Having been initiated breifly into the implications of soil biology, the importance of topsoil (ie stuff which is not just inert dirt) and the general lack of knowledge surrounding the environment which harbours the worlds largest organisims, I was utterly stoked when this workshop, “The Benefits of Biologically Active Soils in Drylands” came up in Wellington, abouth two hours west of Milkwood.
Added to the basic fact that it was a day explaining the roles and importance of soil biology to drylands farming, it was also taught by the Queen Sheba of soil, Dr Elaine Ingham…
In summary, the workshop focused on the basics of the ‘soil food web’, which is a widely accepted term for the fairly complicated arrangement which is all the components of that which we call soil… ie organic matter in various stages of decay, fugi, bacteria, nematodes and protozoa, with a couple of pebbles and ground-up minerals thrown in. This workshop explained the basic relationships between these components and how they interacted with the roots of plants at large, and how complex inter-relationships could be built or destroyed, depending on the environmental and man-made forces present. Dr Ingahm went hard and fast into murky and unfamiliar territory for the assembled audience of perhaps 60 farmers and viticulturists (and me), and her blatantly outspoken stance on chemical companies, chemical fertilizer and established broadscale-farming practices was a sight to behold.
However, having established just how vehement she was about the illogical approach to farming and soil that has been pushed apon farmers since the 1930’s, Dr Ingham then went on to give in-depth and detailed examples of alternative processes. These techniques could be used to increase yields, specifically prepared the soil to produce a chosen crop, saved substantial amounts of water (30-60%) by creating correct soil structure and therefore increasing the ability of soil to hold water, and basically saved the day. This was done by use of compost tea and implementing a thorough knowledge of what was actually going on beneath the surface of the fields, and how to improve and/or grapple with that. It was truly inspiring stuff, and you could hear the entire audiences’ brains clicking into overdrive in an attempt to absorb the cataclysm of information and implications that this workshop handed out.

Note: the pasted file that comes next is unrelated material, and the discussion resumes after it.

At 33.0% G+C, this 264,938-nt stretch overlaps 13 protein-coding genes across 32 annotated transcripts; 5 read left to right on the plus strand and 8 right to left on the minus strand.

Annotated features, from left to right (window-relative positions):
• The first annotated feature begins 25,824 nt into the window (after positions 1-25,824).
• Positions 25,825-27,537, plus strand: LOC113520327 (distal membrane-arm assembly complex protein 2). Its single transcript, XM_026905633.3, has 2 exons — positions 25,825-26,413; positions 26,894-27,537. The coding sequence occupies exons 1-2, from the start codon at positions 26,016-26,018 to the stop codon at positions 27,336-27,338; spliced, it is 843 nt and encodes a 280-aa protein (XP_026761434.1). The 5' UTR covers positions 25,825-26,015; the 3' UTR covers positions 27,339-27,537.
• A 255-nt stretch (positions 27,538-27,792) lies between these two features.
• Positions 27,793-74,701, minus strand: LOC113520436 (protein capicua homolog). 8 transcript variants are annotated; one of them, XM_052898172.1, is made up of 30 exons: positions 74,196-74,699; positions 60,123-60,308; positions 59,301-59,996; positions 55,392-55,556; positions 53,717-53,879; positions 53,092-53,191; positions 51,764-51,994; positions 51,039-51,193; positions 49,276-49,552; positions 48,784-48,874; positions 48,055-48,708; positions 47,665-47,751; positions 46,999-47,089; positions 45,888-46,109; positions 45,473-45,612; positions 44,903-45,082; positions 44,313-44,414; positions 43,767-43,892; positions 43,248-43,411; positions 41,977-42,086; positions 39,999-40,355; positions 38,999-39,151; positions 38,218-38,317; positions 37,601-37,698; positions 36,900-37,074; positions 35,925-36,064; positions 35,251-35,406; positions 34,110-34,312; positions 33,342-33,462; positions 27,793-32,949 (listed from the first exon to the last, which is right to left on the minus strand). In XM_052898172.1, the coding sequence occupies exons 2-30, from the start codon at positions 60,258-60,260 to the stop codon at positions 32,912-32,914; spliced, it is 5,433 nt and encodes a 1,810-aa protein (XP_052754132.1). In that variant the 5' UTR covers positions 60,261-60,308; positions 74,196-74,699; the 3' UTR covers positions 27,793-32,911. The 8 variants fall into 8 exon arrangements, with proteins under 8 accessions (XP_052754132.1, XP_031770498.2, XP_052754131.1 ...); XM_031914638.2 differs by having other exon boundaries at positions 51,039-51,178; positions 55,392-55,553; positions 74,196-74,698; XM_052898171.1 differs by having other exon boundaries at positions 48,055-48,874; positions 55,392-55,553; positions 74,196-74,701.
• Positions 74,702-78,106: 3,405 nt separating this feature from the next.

In addition to all this information, we had the chance to look through a 400x microscope at any soil samples that we’d brought along. So I had, at 5am that morning, dutifully scraped away a bit of the grey matter beneath one of the inlaws’ olive trees and brought it along in my little snaplock bag. I waited my turn with farmers cradling similar containers (or vegemite jars) with various sad deposits of minerals that we called the soil off our various farms. I was really worried I would get a ‘dirt’ reading from mine, but hurrah! it was highly bacterial… which is not actually very good for olives or any other treecrop, but at least life was a-rumbling within the particles. I learnt at the workshop that the soil creation cycle begins (ie progresses out of dirt) with a high bacterial content when the soil is anaerobic – which can be because of compaction, use of chemicals, tilling, loss of topsoil through erosion, or whatever else has caused the soli to be in an airless, dense state. With the introduction of early succession species of plants and various nutrients, the highly bacterial soil gives way to more and more fungi, until you end up with a highly fungal soiltype, as you would find in a functional forest ecosystem, for example. So trees like olives and whatever else ideally want the soil to be slightly on the fungi weighted side, as that ecosystem is basically tending towards complexity and therefore a more fungi-based state. In short, we have work to do to get the family olive grove in good shape, but it is incredibly comforting to have even a slightly better idea about the fundamental relationships between plants and soil, in order to be able to actively improve things on this front.